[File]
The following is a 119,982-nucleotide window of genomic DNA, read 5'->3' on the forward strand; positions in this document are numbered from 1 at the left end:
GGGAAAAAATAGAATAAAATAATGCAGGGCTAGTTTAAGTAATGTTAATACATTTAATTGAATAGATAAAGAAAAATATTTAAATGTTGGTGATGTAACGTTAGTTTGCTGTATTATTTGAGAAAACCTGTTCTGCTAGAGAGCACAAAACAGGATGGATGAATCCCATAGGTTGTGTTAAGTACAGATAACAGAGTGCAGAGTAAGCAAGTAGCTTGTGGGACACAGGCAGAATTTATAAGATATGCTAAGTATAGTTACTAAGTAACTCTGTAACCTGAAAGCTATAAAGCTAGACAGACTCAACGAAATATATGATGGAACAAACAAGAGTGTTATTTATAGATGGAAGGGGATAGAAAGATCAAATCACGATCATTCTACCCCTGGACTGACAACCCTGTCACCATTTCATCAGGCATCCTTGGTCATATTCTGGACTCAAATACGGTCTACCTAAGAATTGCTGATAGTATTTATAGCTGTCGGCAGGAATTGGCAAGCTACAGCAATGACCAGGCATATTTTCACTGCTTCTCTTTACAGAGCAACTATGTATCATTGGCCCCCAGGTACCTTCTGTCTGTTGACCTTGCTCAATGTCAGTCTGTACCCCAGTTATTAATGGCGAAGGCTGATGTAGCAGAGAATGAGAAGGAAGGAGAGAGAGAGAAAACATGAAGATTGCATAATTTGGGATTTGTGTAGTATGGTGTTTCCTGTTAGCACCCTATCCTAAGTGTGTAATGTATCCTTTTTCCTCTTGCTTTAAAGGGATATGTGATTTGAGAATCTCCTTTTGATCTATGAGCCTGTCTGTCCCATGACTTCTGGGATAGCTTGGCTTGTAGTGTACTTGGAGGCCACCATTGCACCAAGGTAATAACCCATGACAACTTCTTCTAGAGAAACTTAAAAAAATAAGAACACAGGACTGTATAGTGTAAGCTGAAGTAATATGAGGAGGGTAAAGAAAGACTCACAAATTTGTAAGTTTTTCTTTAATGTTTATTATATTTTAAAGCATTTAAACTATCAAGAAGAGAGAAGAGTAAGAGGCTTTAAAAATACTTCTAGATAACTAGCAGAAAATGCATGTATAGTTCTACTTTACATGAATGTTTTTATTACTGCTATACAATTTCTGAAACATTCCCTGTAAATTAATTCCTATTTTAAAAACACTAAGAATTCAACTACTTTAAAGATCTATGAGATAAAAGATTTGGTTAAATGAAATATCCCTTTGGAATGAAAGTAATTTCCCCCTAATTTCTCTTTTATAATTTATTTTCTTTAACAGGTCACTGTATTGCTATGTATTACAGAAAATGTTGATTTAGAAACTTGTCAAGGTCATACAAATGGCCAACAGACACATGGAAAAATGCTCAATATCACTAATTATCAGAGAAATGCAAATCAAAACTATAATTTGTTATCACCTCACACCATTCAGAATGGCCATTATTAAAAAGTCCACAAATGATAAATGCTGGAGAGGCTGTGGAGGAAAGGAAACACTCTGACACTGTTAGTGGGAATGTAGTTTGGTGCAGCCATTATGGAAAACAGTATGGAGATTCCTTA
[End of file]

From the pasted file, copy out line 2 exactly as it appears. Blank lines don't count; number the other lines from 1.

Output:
GGGAAAAAATAGAATAAAATAATGCAGGGCTAGTTTAAGTAATGTTAATACATTTAATTGAATAGATAAAGAAAAATATTTAAATGTTGGTGATGTAACGTTAGTTTGCTGTATTATTTGAGAAAACCTGTTCTGCTAGAGAGCACAAAACAGGATGGATGAATCCCATAGGTTGTGTTAAGTACAGATAACAGAGTGCAGAGTAAGCAAGTAGCTTGTGGGACACAGGCAGAATTTATAAGATATGCTAAGTATAGTTACTAAGTAACTCTGTAACCTGAAAGCTATAAAGCTAGACAGACTCAACGAAATATATGATGGAACAAACAAGAGTGTTATTTATAGATGGAAGGGGATAGAAAGATCAAATCACGATCATTCTACCCCTGGACTGACAACCCTGTCACCATTTCATCAGGCATCCTTGGTCATATTCTGGACTCAAATACGGTCTACCTAAGAATTGCTGATAGTATTTATAGCTGTCGGCAGGAATTGGCAAGCTACAGCAATGACCAGGCATATTTTCACTGCTTCTCTTTACAGAGCAACTATGTATCATTGGCCCCCAGGTACCTTCTGTCTGTTGACCTTGCTCAATGTCAGTCTGTACCCCAGTTATTAATGGCGAAGGCTGATGTAGCAGAGAATGAGAAGGAAGGAGAGAGAGAGAAAACATGAAGATTGCATAATTTGGGATTTGTGTAGTATGGTGTTTCCTGTTAGCACCCTATCCTAAGTGTGTAATGTATCCTTTTTCCTCTTGCTTTAAAGGGATATGTGATTTGAGAATCTCCTTTTGATCTATGAGCCTGTCTGTCCCATGACTTCTGGGATAGCTTGGCTTGTAGTGTACTTGGAGGCCACCATTGCACCAAGGTAATAACCCATGACAACTTCTTCTAGAGAAACTTAAAAAAATAAGAACACAGGACTGTATAGTGTAAGCTGAAGTAATATGAGGAGGGTAAAGAAAGACTCACAAATTTGTAAGTTTTTCTTTAATGTTTATTATATTTTAAAGCATTTAAACTATCAAGAAGAGAGAAGAGTAAGAGGCTTTAAAAATACTTCTAGATAACTAGCAGAAAATGCATGTATAGTTCTACTTTACATGAATGTTTTTATTACTGCTATACAATTTCTGAAACATTCCCTGTAAATTAATTCCTATTTTAAAAACACTAAGAATTCAACTACTTTAAAGATCTATGAGATAAAAGATTTGGTTAAATGAAATATCCCTTTGGAATGAAAGTAATTTCCCCCTAATTTCTCTTTTATAATTTATTTTCTTTAACAGGTCACTGTATTGCTATGTATTACAGAAAATGTTGATTTAGAAACTTGTCAAGGTCATACAAATGGCCAACAGACACATGGAAAAATGCTCAATATCACTAATTATCAGAGAAATGCAAATCAAAACTATAATTTGTTATCACCTCACACCATTCAGAATGGCCATTATTAAAAAGTCCACAAATGATAAATGCTGGAGAGGCTGTGGAGGAAAGGAAACACTCTGACACTGTTAGTGGGAATGTAGTTTGGTGCAGCCATTATGGAAAACAGTATGGAGATTCCTTA